lou suSi @ MassArt

2011 MFA Design graduate from DMI

September 17, 2013
by lou suSi
0 comments

Is Humor the Best Way to Teach?

i just bumped across an interesting article out on LinkedIn about teaching called ‘Is Humor the Best Way to Teach?

as most people that try to wickid oversimplify things down to a word or singular concept, Senior Editor at Large for Fortune Magazine, Adam Lashinsky, wants to know ‘… whether humor is really the best way to teach.’

he talks a little about a start-up called Schmoop and Formation 8 and its founders and funding and Khan Academy, Quizlet and Cheggs { they don’t really seem to directly mention edX or other new options like Skillshare and Udemy — or even old, tried and true sites like Lynda.com and others } — but at the end of the day he seems to be asking us whether or not a teacher needs to somehow entertain students in the classroom

oddly enough, the examples he provides in the article are mostly online learning environments — and although i’m not entirely sure how interactive these experiences actually are and if they feel anywhere like an in-classroom experience — i think the experience you get in

  • an online-delivered tutorial
  • a physical, real-space, real-time classroom
  • a learning management system
  • a more interactive and engaging and sometimes event-based online learning environment { like the one experienced on Animation Mentor }
  • and that of a MOOC { or Massive Open Online Course }

are most likely entirely different from each other and deliver a different experience that fall upon different stops in a learning engagement spectrum for us all to really consider with more careful consideration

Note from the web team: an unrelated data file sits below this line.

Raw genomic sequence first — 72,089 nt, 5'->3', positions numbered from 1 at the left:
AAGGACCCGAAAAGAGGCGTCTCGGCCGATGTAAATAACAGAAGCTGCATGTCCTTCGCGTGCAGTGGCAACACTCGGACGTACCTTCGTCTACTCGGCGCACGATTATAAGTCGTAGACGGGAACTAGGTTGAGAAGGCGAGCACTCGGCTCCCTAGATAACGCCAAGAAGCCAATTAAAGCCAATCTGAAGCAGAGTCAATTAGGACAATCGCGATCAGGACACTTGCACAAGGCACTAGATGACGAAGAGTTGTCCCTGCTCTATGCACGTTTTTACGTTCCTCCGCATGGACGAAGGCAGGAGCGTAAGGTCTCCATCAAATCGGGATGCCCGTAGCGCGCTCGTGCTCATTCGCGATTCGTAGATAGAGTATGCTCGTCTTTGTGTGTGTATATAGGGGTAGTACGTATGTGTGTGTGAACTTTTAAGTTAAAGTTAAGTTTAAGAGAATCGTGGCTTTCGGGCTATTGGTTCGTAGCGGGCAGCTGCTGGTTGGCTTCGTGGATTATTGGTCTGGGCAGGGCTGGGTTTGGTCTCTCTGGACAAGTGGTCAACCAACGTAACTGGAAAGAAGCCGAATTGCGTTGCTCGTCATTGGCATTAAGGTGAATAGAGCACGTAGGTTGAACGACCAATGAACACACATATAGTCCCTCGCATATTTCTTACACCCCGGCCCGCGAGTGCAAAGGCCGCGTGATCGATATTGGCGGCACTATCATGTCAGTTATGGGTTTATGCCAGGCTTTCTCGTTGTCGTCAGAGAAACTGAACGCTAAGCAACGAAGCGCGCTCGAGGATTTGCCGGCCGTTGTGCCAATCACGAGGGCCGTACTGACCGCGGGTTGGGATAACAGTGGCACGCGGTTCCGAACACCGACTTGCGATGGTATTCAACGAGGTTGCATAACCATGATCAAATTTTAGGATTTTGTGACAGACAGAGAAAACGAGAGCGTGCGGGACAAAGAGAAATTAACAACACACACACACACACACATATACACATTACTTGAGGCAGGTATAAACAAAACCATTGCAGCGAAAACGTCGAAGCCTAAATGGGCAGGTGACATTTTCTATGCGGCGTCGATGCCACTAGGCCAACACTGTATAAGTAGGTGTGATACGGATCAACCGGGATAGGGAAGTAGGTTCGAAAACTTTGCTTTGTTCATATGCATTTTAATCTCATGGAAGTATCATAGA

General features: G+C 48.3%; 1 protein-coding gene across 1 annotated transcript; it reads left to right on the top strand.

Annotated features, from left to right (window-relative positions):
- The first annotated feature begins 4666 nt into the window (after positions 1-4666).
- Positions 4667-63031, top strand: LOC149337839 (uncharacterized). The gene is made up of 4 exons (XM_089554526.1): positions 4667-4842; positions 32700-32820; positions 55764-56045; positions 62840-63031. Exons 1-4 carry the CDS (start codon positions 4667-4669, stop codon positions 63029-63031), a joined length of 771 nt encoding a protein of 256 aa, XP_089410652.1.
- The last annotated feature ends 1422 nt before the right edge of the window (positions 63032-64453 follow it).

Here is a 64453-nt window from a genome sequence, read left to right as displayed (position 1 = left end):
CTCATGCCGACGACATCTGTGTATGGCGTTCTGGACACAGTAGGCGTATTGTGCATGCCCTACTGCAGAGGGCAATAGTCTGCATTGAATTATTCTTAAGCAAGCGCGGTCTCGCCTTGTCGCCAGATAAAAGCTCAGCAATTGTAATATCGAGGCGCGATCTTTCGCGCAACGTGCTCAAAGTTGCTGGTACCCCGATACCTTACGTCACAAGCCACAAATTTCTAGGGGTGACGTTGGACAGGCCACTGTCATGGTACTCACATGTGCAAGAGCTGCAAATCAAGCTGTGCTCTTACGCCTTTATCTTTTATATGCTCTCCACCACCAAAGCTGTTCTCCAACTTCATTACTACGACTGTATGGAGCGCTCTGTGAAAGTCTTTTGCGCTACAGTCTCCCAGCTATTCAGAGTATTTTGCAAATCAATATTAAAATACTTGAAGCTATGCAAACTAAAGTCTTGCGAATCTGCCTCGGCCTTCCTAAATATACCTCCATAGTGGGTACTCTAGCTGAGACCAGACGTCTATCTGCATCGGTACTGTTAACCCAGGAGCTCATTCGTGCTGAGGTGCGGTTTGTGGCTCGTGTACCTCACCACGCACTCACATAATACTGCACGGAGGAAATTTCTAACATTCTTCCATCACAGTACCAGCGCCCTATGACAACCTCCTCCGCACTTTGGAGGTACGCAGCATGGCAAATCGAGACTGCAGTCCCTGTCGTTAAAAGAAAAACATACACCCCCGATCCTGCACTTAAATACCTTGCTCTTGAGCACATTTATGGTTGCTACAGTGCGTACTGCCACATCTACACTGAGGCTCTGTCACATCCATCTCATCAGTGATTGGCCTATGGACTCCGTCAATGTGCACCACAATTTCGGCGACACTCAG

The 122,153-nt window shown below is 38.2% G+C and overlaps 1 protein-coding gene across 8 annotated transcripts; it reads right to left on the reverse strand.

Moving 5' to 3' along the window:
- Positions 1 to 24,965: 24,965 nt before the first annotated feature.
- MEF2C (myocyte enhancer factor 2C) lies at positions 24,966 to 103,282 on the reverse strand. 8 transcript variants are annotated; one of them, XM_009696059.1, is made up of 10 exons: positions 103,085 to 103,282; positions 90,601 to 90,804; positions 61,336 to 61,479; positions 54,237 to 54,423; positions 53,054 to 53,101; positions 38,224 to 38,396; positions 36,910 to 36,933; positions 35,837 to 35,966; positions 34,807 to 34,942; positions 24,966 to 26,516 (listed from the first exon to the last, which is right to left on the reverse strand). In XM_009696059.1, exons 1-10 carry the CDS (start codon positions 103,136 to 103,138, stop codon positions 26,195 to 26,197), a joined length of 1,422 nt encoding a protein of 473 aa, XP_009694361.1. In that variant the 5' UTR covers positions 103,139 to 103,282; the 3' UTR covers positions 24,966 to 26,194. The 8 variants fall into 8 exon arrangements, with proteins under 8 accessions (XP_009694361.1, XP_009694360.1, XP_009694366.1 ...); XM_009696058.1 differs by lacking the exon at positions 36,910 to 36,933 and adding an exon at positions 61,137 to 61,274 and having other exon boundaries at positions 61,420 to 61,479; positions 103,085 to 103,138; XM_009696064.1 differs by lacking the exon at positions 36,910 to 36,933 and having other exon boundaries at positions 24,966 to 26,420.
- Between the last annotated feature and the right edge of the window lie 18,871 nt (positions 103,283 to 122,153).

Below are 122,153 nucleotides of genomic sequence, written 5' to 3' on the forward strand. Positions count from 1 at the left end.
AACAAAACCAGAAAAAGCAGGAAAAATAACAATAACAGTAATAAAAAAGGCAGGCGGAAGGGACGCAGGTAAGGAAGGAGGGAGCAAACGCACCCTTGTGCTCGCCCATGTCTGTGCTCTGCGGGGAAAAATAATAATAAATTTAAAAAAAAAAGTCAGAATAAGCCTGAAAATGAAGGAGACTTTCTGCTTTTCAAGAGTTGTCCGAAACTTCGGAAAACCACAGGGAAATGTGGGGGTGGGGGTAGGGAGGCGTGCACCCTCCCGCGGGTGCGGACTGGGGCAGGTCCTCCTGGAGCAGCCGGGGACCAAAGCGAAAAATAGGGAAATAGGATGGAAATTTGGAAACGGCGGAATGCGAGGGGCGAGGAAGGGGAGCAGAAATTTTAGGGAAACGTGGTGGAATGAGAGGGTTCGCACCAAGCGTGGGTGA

first of all, i’m not sure where Adam is coming from here or what kind of feedback he’s really asking for — why doesn’t he take a few different classes and start doing some reflective assessment of different teaching styles and the feeling of each learning environment, online or off? i for one would appreciate just a bit of context here since he doesn’t seem to address the humor- or entertainment-value manner in which he might want to measure those particular factor of a learning experience

but anyhow, here was my response to this LinkedIn post { oddly enough, LI doesn’t seem to allow me to add comments to articles anymore, which i hope isn’t intentional }:

 

I don’t think there is one particular way to teach. I think every effective educator brings a huge part of themselves to the table, whether it be through humor or acting or straight up passion and enthusiasm for the topics they decide to teach. And then, those that are ineffective might be failing in one or several possible ways. But I think that factors like: passion; personality; understanding of the subject matter being taught; clear and reasonable sequence and pacing of the curriculum; variation of approach from session to session; in-class versus outside work; the range of activities and ways to explore the subject landscape; focus; openness; personal guidance and feedback; properly setting and maintaining expectations throughout a course; and delivery methods all lend various degrees of success or failure to a given course section in and over time.

I personally use a lot of humor — but I make sure to bring valuable insight that also lends to the serious, actual learning portion of teaching a course like Interaction Design at MassArt. As a performance artist and professional designer, too, my methods are a bit unusual and more, well, performative. I’m a little chaotic, which sometimes works, sometimes doesn’t work as well, depending on the individual students’ learning styles. I try to provide a balance just to keep ME entertained, energized and moving in a postivie and exciting way for both me and the students. I do feel that, like in parenting, there’s a certain energy behind real, human presence in a classroom — when the teacher is fully ‘there’ and into what they’re doing in the moments that are shared with the students in the time and space spent together — and that energy { good, bad or somewhere in-between } gets transferred and sometimes invisibly effects attitudes, personal presence from each student and the ability to learn from each and every participant in an educational setting.

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